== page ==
Holocaust denial Holocaust denial is the act of denying the Nazi genocide of Jews in the Holocaust. Holocaust deniers make one or more of the following false statements: *Nazi Germany's Final Solution was aimed only at Expulsions and exoduses of Jews, deportin ...
. Without Chomsky's knowledge, his plea for Faurisson's freedom of speech was published as the preface to the latter's 1980 book . Chomsky was widely condemned for defending Faurisson, and France's mainstream press accused Chomsky of being a Holocaust denier himself, refusing to publish his rebuttals to their accusations. Critiquing Chomsky's position, sociologist Werner Cohn later published an analysis of the affair titled ''Partners in Hate: Noam Chomsky and the Holocaust Deniers''. The Faurisson affair had a lasting, damaging effect on Chomsky's career, especially in France.


Critique of propaganda and international affairs: 1980–2001

In 1985, during the Nicaraguan Contra War—in which the U.S. supported the Contras, contra militia against the Sandinista government—Chomsky traveled to Managua to meet with workers' organizations and refugees of the conflict, giving public lectures on politics and linguistics. Many of these lectures were published in 1987 as ''On Power and Ideology: The Managua Lectures''. In 1983 he published ''The Fateful Triangle'', which argued that the U.S. had continually used the
Israeli–Palestinian conflict The Israeli–Palestinian conflict is one of the world's most enduring conflicts, with the Israeli occupation of the West Bank and the Gaza Strip reaching years of conflict. Various attempts have been made to resolve the conflict as part of the ...
for its own ends. In 1988, Chomsky visited the Palestinian territories to witness the impact of Israeli occupation. Chomsky and Herman's ''Manufacturing Consent: The Political Economy of the Mass Media'' (1988) outlines their
propaganda model The propaganda model is a conceptual model A conceptual model is a depiction, representation of a system. It consists of concepts used to help people knowledge, know, understanding, understand, or simulation, simulate a subject the model represents ...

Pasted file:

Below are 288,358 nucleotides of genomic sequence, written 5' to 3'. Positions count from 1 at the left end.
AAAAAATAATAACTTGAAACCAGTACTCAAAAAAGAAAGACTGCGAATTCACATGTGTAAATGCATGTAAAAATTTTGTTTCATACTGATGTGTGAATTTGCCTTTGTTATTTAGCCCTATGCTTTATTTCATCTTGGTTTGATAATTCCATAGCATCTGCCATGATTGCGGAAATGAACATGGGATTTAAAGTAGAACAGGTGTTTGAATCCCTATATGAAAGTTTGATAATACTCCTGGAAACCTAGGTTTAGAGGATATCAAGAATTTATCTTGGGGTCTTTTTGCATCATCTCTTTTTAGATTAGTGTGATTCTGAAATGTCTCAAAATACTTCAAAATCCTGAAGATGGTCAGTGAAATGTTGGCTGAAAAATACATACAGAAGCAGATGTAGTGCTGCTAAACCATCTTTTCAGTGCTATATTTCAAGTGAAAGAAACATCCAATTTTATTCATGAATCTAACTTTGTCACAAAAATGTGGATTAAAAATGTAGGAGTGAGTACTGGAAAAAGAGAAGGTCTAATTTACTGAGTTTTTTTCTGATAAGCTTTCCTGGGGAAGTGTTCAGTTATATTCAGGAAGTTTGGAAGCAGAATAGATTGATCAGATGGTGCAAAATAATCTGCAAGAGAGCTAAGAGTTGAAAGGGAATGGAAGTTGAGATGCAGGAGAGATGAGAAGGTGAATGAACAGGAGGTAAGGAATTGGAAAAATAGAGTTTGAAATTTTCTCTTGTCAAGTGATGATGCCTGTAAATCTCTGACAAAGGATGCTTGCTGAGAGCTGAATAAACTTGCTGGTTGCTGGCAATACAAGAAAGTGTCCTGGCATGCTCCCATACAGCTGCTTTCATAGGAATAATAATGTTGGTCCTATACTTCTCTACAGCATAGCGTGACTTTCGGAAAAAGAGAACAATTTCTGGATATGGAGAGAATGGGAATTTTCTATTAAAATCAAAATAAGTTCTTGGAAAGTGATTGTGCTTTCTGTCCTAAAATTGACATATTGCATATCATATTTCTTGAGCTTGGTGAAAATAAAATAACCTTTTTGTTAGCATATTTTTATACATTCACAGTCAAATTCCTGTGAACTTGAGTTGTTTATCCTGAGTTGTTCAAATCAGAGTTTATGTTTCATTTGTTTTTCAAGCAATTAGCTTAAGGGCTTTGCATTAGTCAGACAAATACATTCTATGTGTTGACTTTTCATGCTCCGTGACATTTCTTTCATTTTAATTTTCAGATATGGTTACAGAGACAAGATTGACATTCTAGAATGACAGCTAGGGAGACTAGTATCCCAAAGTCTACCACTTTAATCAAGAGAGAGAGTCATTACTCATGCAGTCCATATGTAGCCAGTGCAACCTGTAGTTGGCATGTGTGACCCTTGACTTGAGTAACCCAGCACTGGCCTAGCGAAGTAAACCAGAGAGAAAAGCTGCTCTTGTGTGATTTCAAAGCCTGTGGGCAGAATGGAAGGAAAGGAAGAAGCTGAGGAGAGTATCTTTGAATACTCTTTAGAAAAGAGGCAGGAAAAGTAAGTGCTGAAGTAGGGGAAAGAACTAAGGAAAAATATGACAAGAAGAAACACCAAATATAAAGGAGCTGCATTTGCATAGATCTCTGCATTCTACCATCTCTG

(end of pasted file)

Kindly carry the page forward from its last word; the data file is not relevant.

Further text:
for understanding mainstream media. Even in countries without official censorship, they argued, the news is censored through five filters that greatly influence both what and how news is presented. The book was inspired by Alex Carey (writer), Alex Carey and adapted into Manufacturing Consent: Noam Chomsky and the Media, a 1992 film. In 1989, Chomsky published ''Necessary Illusions: Thought Control in Democratic Societies,'' in which he suggests that a worthwhile democracy requires that its citizens undertake intellectual self-defense against the media and elite intellectual culture that seeks to control them. By the 1980s, Chomsky's students had become prominent linguists who, in turn, expanded and revised his linguistic theories. In the 1990s, Chomsky embraced political activism to a greater degree than before. Retaining his commitment to the cause of East Timorese independence, in 1995 he visited Australia to talk on the issue at the behest of the East Timorese Relief Association and the National Council for East Timorese Resistance. The lectures he gave on the subject were published as ''Powers and Prospects'' in 1996. As a result of the international publicity Chomsky generated, his biographer Wolfgang Sperlich opined that he did more to aid the cause of East Timorese independence than anyone but the investigative journalist John Pilger. After East Timor attained independence from Indonesia in 1999, the Australian-led International Force for East Timor arrived as a peacekeeping force; Chomsky was critical of this, believing it was designed to secure Australian access to East Timor's oil and gas reserves under the Timor Gap Treaty.


Iraq war criticism and retirement from MIT: 2001–2017

After the September 11 attacks in 2001, Chomsky was widely interviewed; Seven Stories Press collated and published these interviews that October. Chomsky argued that the ensuing War on Terror was not a new development but a continuation of U.S. foreign policy and concomitant rhetoric since at least the Reagan era. He gave the D.T. Lakdawala Memorial Lecture in New Delhi in 2001, and in 2003 visited Cuba at the invitation of the Latin American Association of Social Scientists. Chomsky's 2003 ''Hegemony or Survival'' articulated what he called the United States' "imperial grand strategy" and critiqued the Iraq War and other aspects of the War on Terror. Chomsky toured internationally with greater regularity during this period. Chomsky retired from MIT in 2002, but continued to conduct research and seminars on campus as an :wikt:emeritus, emeritus. That same year he visited Turkey to attend the trial of a publisher who had been accused of treason for printing one of Chomsky's books; Chomsky insisted on being a co-defendant and amid international media attention the Security Courts dropped the charge on the first day. During that trip Chomsky visited Kurdish areas of Turkey and spoke out in favor of the Kurds' human rights. A supporter of the World Social Forum, he attended its conferences in Brazil in both 2002 and 2003, also attending the Forum event in India. Chomsky supported the